All men and women live together with some other men and women as family members, relatives and as close friends, and as colleagues in work and various ventures, and have lived that way from the time immemorial, and will live that way forever, and they never live separately as two separate and distinct groups, whereas different racial and ethnic groups used to live physically separately, even within the same nation, in the past and still tend to do so in a real sense, to the extent that there is a racial segregation within the society, and to the extent that members of different racial groups may tend to socialize more frequently among members of their own group than with members of other racial groups. In other words, because, unlike different racial groups, men and women are not different groups that live apart from each other but they all live mixed, together with other members in the same families and in the same community, and share all the economic and other benefits with members of the other sex, it is not even possible to separate and distinguish men's exclusive interests from women's exclusive interests, and so on. And to the extent that it is impossible to separate their exclusive interests, it is also impossible for a man or for a woman to practice sexism in a consistent manner so as to promote one set of interests for all or most men exclusively at the expense of the other set of interests for all or most women. In other words, no amount of sexism can cut through or even loosen these family connections and other powerful emotional and economic bonds between men and women because those are bonds far stronger than any prejudice can possibly be and because they are so inextricably intertwined and integrated in complex sets of emotions for both individual men and women who are united as one unit for all practical aspects of their lives.
What I have said in the above by no means should be taken to suggest that sexism does not have its morally odious and sinister aspects, and that we need not work on issues relating to women's status and rights in this country. However, it does mean that racism and sexism work in radically different ways and that the way to combat these prejudices may also require radically different thinking. In any event, one important practical consequence of this difference is that even in a society, old or modern, with the most rampant sexism, a woman can, and sometimes does, get the most active support from the most powerful men for what she may wish to attain, including the goal of attaining a powerful political position, even as the head of the state. In sharp contrast, no black man (or, for that matter, a black woman, or any man or woman who does not belong to the most powerful, predominant racial or ethnic group in that society) could ever expect the same kind of support from members of the politically powerful racial group in a predominantly white society, as long as there is a strong racial prejudice among members of that group. This is borne out by the fact that there has never been a single case of any nation where a black man has been elevated to the head of state or to the highest position of the government in a predominantly white country in the past.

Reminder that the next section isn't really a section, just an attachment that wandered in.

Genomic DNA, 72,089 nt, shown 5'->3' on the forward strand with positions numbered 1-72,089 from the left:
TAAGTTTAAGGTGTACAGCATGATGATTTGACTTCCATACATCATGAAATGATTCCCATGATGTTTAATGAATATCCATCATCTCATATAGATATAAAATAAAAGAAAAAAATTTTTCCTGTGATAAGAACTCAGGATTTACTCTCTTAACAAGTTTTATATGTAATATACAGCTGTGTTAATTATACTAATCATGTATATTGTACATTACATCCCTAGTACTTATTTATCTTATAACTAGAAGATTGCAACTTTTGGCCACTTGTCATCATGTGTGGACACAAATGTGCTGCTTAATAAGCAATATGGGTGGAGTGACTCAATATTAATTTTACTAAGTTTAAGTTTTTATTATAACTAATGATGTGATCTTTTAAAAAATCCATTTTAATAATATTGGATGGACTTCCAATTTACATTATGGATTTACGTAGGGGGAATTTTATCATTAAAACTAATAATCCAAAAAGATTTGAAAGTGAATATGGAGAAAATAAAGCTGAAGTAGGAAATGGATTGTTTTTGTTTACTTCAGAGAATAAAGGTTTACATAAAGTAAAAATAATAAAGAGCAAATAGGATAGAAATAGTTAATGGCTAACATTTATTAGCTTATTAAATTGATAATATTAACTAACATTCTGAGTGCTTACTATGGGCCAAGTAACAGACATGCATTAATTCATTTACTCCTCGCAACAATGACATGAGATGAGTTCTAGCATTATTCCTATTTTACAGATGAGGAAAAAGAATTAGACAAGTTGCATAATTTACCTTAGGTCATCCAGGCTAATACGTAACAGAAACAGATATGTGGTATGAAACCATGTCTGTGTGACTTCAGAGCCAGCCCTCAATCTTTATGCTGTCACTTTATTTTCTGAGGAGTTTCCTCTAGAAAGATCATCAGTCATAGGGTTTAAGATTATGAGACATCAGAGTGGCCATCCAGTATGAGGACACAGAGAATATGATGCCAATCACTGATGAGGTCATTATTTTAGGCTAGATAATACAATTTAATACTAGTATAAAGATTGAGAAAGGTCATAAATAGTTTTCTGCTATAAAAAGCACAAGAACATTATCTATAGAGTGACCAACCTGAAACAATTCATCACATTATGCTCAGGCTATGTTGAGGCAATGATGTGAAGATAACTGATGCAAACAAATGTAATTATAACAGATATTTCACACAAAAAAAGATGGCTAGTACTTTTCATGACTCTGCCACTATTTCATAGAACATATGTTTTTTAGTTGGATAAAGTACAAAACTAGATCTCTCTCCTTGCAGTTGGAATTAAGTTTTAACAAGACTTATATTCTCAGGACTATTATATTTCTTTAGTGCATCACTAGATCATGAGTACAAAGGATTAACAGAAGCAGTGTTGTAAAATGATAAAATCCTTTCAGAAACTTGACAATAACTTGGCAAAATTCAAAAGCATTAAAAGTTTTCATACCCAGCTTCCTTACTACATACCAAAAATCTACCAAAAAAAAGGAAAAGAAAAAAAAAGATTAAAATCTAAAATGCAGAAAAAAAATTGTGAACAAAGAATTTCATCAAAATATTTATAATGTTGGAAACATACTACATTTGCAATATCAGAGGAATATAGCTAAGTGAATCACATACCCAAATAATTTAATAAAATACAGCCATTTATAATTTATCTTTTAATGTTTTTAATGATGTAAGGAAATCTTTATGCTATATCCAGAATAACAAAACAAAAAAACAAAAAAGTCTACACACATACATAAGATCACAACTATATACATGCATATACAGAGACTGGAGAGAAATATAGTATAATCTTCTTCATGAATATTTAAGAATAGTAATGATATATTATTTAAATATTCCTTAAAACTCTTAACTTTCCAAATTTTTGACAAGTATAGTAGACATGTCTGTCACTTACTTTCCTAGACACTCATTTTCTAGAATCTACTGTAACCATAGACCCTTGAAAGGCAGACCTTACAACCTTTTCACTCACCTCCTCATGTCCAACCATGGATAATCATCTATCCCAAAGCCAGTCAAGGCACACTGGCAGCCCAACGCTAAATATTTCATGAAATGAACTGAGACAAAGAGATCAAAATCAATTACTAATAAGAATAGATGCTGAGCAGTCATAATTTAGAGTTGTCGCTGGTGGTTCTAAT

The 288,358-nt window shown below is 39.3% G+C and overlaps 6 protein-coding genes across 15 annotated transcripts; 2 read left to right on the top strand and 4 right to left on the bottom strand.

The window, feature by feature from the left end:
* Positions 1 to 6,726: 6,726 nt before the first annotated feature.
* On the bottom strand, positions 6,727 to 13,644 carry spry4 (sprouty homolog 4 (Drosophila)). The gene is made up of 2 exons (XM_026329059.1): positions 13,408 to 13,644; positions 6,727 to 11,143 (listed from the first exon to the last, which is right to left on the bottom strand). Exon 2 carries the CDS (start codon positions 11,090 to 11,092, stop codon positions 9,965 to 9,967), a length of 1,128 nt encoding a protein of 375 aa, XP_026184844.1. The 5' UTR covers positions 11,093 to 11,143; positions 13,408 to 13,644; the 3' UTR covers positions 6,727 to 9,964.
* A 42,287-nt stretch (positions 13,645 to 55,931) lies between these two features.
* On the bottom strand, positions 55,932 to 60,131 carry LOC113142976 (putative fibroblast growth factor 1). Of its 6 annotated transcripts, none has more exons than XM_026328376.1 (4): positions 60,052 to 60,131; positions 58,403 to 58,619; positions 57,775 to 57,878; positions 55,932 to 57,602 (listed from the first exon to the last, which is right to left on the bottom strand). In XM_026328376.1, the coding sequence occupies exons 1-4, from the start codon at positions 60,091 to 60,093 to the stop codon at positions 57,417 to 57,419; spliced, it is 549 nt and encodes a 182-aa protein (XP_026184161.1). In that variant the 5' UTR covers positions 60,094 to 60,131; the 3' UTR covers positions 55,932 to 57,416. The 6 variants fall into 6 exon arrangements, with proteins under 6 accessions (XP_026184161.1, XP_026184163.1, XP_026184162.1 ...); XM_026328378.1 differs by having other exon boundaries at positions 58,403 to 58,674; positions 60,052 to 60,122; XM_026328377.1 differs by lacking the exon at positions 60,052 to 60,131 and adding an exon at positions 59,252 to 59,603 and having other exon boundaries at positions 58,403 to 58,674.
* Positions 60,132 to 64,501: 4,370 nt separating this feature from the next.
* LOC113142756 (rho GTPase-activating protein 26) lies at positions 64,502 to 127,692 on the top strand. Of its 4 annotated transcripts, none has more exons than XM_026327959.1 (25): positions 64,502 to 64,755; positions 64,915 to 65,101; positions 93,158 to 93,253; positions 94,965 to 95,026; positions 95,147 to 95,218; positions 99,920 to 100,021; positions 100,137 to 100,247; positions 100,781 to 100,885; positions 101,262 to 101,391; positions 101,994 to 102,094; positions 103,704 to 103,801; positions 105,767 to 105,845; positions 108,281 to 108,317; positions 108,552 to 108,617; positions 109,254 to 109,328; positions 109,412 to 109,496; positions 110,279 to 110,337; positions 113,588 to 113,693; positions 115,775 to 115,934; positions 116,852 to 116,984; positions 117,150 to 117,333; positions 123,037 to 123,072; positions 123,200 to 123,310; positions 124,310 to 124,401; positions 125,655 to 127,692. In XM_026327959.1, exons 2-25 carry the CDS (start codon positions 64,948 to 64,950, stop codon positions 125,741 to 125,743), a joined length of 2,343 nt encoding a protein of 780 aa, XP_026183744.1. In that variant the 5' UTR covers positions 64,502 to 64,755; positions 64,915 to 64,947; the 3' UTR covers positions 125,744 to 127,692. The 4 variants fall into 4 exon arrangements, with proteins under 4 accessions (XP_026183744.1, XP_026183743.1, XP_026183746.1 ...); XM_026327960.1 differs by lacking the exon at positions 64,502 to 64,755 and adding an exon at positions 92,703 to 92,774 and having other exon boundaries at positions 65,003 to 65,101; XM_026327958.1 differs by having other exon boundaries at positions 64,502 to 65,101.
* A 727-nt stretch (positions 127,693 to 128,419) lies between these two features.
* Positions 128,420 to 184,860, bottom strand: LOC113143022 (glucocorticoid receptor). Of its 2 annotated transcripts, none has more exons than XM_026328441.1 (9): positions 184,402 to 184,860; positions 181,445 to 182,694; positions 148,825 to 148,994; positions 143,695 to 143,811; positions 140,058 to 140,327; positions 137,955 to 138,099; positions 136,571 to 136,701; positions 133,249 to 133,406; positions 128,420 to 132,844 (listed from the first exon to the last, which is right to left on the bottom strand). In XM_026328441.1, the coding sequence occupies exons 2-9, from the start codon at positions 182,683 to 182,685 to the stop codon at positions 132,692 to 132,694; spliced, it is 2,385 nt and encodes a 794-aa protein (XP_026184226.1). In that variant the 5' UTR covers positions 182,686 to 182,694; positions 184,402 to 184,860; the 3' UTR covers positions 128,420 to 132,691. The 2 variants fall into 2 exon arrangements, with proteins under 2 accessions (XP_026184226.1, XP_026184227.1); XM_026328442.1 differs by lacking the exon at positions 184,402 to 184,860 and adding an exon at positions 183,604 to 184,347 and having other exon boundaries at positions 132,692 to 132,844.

The reason for all this also has something to do with the origins of racism. Among many possible origins of racism, the most fundamental part of it probably originates from the time when men were ignorant enough to think that different races may have evolved separately, which gave rise to the view that some racial groups may be less human than some other racial groups. Those were the times, not even a very long time ago, when the white "scientists" made observations and experiments on Tasmanians in attempts to compare and determine how closely the Tasmanians did, or did not, resemble the European whites, who were assumed to be the standard sample of the human species. Although now the geneticists have confirmed through DNA studies that all of us, all the humans alive today, are relatively recent descendants of the same small group of ancestors, that there is no such thing as a racial marker for any race in our genes, that there are on the average no more genetic differences between different racial groups than among different members of any given racial group, etc., the old racism, which originates from our old days of tribalism, dies hard.
From these historical perspectives, even if Hillary Clinton were elected as our next President, it would not be a historical breakthrough on a par with the election of Barack Obama. For, given the past history of racism in general, coupled with the multi-faceted violence of tribalism, in the world and the specific history in this country relating to the black slavery, the imminent election of Mr. Barack Obama as President in the U.S. would represent an absolutely uplifting historical "first," a breakthrough in the history of mankind, as it would mark, in a truly significant sense, an end of racism as we have known it for centuries past. The prospect of electing Mr. Obama as President, therefore, should make all of us Americans proud, as we will thereby be making a thunderous proclamation to the entire world that we now believe that we are all brothers and sisters, and that we are now ready to accept and follow any member of any racial group as our leader if that person is so qualified as to act competently in that capacity. There is nothing more fitting that this country can do at this point in history, if this nation is to be the leader of all nations, when we have now learned that all of us are all truly brothers and sisters. I hope that our feminist sisters will not hesitate to join us in this campaign to elect our historical "first" black president.